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T-Shirt size estimating Edited

I want to be able to give my customers a T-Shirt size estimate of the hours required to complete a project up front in Jira. In fact, I have to, this is demanded by the company I work for.

It's worth noting that we don't use projects as projects. We use Jira projects to represent business departments and we use custom Jira types to represent a project. Each department then just throws all their tasks as children under this custom Jira Type. This one level structure makes it difficult for me to keep track of the work going on in different areas of my specific department.

We are also using the Jira On-Prem data centre version of Jira, however I could not find a public forum for this product, hence posting here.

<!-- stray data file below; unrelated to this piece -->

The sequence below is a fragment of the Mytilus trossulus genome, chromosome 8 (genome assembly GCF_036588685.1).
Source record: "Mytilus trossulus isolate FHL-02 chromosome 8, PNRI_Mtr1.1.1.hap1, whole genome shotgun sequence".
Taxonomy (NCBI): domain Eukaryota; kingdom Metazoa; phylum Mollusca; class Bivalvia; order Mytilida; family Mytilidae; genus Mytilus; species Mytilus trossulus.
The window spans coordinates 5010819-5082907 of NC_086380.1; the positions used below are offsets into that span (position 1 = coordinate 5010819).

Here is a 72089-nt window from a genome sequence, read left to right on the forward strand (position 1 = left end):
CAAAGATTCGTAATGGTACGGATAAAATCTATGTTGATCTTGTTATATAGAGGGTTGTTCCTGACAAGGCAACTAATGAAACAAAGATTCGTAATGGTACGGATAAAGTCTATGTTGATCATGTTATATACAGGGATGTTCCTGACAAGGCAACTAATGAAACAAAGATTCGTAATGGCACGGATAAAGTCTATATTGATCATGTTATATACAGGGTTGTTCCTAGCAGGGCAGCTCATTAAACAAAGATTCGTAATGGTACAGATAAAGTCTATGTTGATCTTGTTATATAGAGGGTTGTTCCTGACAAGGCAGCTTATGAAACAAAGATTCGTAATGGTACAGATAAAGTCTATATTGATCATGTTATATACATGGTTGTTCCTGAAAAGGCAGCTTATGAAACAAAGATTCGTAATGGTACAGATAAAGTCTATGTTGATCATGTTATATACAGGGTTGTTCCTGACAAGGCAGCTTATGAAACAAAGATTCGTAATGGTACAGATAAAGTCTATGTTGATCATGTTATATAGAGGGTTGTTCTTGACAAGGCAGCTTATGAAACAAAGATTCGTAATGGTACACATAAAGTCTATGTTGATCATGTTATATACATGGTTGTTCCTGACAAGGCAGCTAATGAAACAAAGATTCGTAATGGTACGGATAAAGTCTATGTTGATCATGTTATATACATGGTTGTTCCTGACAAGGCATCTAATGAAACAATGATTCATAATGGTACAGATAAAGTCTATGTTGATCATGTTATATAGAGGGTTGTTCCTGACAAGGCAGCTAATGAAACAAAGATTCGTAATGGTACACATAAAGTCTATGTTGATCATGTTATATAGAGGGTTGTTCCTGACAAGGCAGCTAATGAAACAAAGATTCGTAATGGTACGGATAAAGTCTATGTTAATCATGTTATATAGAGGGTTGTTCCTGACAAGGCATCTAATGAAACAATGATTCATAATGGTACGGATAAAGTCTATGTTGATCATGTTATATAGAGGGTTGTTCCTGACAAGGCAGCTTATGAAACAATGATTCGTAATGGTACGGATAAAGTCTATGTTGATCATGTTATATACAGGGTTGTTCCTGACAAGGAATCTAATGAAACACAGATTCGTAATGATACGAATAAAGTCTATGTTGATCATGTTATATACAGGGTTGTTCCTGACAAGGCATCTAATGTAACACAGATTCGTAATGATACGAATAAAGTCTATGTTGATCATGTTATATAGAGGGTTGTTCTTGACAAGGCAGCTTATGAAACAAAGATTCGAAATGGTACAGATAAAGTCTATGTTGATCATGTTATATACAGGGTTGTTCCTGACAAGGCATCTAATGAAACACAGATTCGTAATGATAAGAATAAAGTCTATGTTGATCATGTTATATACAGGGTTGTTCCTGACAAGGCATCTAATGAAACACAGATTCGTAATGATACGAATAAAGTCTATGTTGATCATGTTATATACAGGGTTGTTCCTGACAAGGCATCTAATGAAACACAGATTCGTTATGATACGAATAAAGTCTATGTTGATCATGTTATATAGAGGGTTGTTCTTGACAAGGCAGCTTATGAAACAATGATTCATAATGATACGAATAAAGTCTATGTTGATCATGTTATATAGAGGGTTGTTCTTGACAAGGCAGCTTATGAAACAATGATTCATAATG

So... I want to setup this structure for the work breakdown I put under the customer Jira Type.

- Custom Jira Type (represents a project)

  - Epic (Represent a delivery stream in the project i.e. micro-services team)

    - Project Management Task (This is the level I will estimate at i.e. 20h)

       - Sub Task 1 (users log work at this level, but don't provide an estimate)

    - Development ( Epic)

       - API Development - Task (This is the level I will provide an estimate for i.e. 150 h)

          - Sub Task 1 (Users log work at this level, but don't provide an estimate)

       - GUI Development - Task (This is the level I will provide an estimate for i.e. 300 h)

          - Sub Task 1 (Users log work at this level, but don't provide an estimate)

 

If I work in the way the Jira seems to want me to, i.e. users estimating how long something is going to take them when they create the task, then I can't provide an estimate to the customer through Jira until the project is completed. 

If I Estimate at the task level in Jira (As I am doing in the example above), then the customer can see up front in Jira the original estimate for the project in big chunks. I.e. Project Management, API Development, GUI Development.